A Big Enough Lie
Northwestern University, 2015, Fiction
Changing the Playbook: How Power, Profit, and Politics Transformed College Sports
Howard P. Chudacoff
University of Illinois, 2015, Nonfiction
The Empire of the Senses
Knopf Doubleday, 2015, Fiction
Cleveland State University Poetry Center, 2016, Nonfiction
It’s hard to know what Eric Bennett is taking aim at exactly—the culture of self-help, media consolidation, the Information Age, publishing, the search for “authenticity,” perhaps capitalism itself—with his scathing debut novel, A Big Enough Lie. The premise: a self-seeking shlump named John, who has never before served in the military, invents a persona, wherein he’s a disabled war veteran and recent returnee from Iraq. The supreme irony: that his tell-all memoir is gripping and compelling, captivating millions and winning sympathy from around the globe. When he appears on the fictionalized equivalent of Oprah, confronted by an actual soldier and a dubious host intent on calling him out, a bit of soul-searching ensues, though not quite enough to absolve him.
Bennett, the author of an equally damning attack on institutionalized creative writing, clearly has an axe to grind. Others have compared his novel to Ben Fountain’s Billy Lynn’s Long Halftime Walk (2012), though perhaps Thackeray’s The Luck of Barry Lyndon (1844), with its invented military persona, biting social satire, and mockery of memoir itself, would be a more fitting (and caustic) comparison. After all, four months before Bennett’s novel came out, Brian Williams, the smartly-coifed, curiously-tanned, NBC news anchor, confessed that he hadn’t in fact been riding in a Chinook helicopter the day it was struck by an RPG round in Iraq, as he had previously insinuated. Lost amidst the uproar—and that of James Frey’s saga, as well—was the question of why we expect a journalist or writer to have any claims on “experience.” It’s not clear that Bennett has an answer, but he certainly wrestles with the topic in true and unmerciful form.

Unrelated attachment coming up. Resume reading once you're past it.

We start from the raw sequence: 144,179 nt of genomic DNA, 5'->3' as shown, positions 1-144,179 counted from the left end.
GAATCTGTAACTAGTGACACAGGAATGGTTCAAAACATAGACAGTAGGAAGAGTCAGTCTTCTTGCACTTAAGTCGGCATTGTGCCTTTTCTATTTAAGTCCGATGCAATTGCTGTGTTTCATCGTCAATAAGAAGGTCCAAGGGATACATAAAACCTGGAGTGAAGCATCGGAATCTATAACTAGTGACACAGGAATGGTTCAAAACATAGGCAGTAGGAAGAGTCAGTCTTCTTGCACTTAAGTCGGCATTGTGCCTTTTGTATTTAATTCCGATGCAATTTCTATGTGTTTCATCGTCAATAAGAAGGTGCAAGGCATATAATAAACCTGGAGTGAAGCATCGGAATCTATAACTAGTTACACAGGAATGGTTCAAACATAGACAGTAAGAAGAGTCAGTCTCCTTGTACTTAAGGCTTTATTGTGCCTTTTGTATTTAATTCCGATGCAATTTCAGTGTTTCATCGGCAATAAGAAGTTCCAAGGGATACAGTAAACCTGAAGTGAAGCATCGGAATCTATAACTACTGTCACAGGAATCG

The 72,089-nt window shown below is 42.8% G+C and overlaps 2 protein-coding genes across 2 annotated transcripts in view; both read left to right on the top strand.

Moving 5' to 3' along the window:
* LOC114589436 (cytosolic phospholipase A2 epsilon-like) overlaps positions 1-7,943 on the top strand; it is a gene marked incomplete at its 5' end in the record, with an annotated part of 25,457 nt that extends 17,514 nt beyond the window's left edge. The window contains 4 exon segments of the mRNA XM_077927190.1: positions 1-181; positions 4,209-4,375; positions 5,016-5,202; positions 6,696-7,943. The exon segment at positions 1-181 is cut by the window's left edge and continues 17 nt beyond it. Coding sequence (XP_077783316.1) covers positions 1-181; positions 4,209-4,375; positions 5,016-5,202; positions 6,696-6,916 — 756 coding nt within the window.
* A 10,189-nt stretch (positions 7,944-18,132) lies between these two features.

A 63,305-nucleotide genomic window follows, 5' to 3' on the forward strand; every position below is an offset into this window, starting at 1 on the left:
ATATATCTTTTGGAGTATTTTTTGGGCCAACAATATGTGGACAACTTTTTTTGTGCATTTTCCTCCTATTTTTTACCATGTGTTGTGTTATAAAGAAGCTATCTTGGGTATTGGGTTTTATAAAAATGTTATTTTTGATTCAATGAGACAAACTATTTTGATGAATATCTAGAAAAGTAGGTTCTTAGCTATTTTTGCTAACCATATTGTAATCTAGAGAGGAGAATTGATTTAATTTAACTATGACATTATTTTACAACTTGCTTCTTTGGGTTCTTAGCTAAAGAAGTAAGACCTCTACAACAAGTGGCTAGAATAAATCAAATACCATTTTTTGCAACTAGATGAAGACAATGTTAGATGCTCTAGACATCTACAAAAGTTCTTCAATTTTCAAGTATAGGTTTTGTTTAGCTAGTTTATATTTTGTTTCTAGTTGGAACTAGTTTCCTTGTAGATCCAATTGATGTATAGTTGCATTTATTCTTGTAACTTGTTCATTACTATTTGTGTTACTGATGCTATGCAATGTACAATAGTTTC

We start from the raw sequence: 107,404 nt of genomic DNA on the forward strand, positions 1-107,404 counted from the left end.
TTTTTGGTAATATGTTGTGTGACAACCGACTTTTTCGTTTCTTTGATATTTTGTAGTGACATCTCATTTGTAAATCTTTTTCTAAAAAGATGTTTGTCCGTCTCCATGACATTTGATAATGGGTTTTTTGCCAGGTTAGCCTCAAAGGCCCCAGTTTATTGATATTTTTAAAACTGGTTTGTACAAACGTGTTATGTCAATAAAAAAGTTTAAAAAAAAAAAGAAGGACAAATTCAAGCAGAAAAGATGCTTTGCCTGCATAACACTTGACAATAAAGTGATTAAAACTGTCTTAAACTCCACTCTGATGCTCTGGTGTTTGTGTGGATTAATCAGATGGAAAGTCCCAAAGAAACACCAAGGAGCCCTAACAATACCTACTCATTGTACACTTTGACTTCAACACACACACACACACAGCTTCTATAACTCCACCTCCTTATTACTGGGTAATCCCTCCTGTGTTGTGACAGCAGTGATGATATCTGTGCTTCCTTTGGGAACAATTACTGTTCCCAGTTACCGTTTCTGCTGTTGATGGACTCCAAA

Speaking of chicanery and fraud, who loves college sports? Apparently, Americans, as the industry has ballooned into a sixteen-billion-dollar-a-year venture. This, in spite of the fact that most universities—public ones especially—now face crippling budget shortfalls, declining enrollments and graduation rates, and massive amounts of student debt. One study, which Howard Chudacoff, a professor of history at Brown University, cites in Changing the Playbook, his exploration of the rise of college sports, points out that between 2005 and 2010, average spending per athlete in Football Bowl Subdivision schools (the top 128 teams of college football) surged by 51% while average spending per non-athlete student shrunk by 27%. Chudacoff focuses on the scandals engulfing college sports—from the Sandusky Saga to the failed unionization bid by Northwestern’s football players—and shows that these sagas are nothing new in the long and checkered history of America’s Higher Ed past. As far back as 1922, he reminds us, Upton Sinclair was explaining how “college athletics, under the spur of commercialism, has become a monstrous cancer, which is rapidly eating out the moral and intellectual life of our educational institutions.”